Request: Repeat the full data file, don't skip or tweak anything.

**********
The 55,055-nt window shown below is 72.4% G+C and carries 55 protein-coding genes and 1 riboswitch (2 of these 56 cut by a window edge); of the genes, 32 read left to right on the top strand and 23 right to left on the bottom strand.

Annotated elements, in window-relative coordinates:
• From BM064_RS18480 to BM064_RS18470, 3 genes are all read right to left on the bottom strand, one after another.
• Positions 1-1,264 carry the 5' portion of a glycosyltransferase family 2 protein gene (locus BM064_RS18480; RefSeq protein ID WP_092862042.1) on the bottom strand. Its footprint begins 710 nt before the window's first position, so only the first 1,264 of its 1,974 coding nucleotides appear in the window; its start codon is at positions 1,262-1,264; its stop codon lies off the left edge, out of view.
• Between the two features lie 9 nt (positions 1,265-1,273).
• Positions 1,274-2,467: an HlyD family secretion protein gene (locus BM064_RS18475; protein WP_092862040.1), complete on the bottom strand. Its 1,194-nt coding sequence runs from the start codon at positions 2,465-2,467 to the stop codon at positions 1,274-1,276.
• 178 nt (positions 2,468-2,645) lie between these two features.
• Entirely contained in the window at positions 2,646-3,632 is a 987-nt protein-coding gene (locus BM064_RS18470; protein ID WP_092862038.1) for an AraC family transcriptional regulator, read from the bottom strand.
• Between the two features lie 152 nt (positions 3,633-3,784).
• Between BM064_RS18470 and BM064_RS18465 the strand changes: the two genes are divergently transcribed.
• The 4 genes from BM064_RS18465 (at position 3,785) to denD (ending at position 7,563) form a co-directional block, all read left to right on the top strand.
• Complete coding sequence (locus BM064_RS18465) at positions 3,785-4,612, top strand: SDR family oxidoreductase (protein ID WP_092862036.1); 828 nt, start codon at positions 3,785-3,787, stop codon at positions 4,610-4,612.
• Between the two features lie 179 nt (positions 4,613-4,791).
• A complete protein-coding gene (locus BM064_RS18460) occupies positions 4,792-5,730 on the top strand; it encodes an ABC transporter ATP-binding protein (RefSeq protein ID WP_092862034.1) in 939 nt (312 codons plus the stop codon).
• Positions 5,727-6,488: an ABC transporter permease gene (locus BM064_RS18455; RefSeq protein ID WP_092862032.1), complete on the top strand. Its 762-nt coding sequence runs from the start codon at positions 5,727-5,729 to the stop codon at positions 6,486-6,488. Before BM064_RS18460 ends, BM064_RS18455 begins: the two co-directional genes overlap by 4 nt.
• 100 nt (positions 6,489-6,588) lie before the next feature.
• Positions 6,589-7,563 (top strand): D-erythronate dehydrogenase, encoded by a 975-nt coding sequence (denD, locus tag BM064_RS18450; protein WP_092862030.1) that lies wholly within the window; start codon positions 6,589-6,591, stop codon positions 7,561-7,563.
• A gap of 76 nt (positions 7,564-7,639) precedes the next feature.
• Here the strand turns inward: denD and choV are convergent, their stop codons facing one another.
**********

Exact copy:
The 55,055-nt window shown below is 72.4% G+C and carries 55 protein-coding genes and 1 riboswitch (2 of these 56 cut by a window edge); of the genes, 32 read left to right on the top strand and 23 right to left on the bottom strand.

Annotated elements, in window-relative coordinates:
• From BM064_RS18480 to BM064_RS18470, 3 genes are all read right to left on the bottom strand, one after another.
• Positions 1-1,264 carry the 5' portion of a glycosyltransferase family 2 protein gene (locus BM064_RS18480; RefSeq protein ID WP_092862042.1) on the bottom strand. Its footprint begins 710 nt before the window's first position, so only the first 1,264 of its 1,974 coding nucleotides appear in the window; its start codon is at positions 1,262-1,264; its stop codon lies off the left edge, out of view.
• Between the two features lie 9 nt (positions 1,265-1,273).
• Positions 1,274-2,467: an HlyD family secretion protein gene (locus BM064_RS18475; protein WP_092862040.1), complete on the bottom strand. Its 1,194-nt coding sequence runs from the start codon at positions 2,465-2,467 to the stop codon at positions 1,274-1,276.
• 178 nt (positions 2,468-2,645) lie between these two features.
• Entirely contained in the window at positions 2,646-3,632 is a 987-nt protein-coding gene (locus BM064_RS18470; protein ID WP_092862038.1) for an AraC family transcriptional regulator, read from the bottom strand.
• Between the two features lie 152 nt (positions 3,633-3,784).
• Between BM064_RS18470 and BM064_RS18465 the strand changes: the two genes are divergently transcribed.
• The 4 genes from BM064_RS18465 (at position 3,785) to denD (ending at position 7,563) form a co-directional block, all read left to right on the top strand.
• Complete coding sequence (locus BM064_RS18465) at positions 3,785-4,612, top strand: SDR family oxidoreductase (protein ID WP_092862036.1); 828 nt, start codon at positions 3,785-3,787, stop codon at positions 4,610-4,612.
• Between the two features lie 179 nt (positions 4,613-4,791).
• A complete protein-coding gene (locus BM064_RS18460) occupies positions 4,792-5,730 on the top strand; it encodes an ABC transporter ATP-binding protein (RefSeq protein ID WP_092862034.1) in 939 nt (312 codons plus the stop codon).
• Positions 5,727-6,488: an ABC transporter permease gene (locus BM064_RS18455; RefSeq protein ID WP_092862032.1), complete on the top strand. Its 762-nt coding sequence runs from the start codon at positions 5,727-5,729 to the stop codon at positions 6,486-6,488. Before BM064_RS18460 ends, BM064_RS18455 begins: the two co-directional genes overlap by 4 nt.
• 100 nt (positions 6,489-6,588) lie before the next feature.
• Positions 6,589-7,563 (top strand): D-erythronate dehydrogenase, encoded by a 975-nt coding sequence (denD, locus tag BM064_RS18450; protein WP_092862030.1) that lies wholly within the window; start codon positions 6,589-6,591, stop codon positions 7,561-7,563.
• A gap of 76 nt (positions 7,564-7,639) precedes the next feature.
• Here the strand turns inward: denD and choV are convergent, their stop codons facing one another.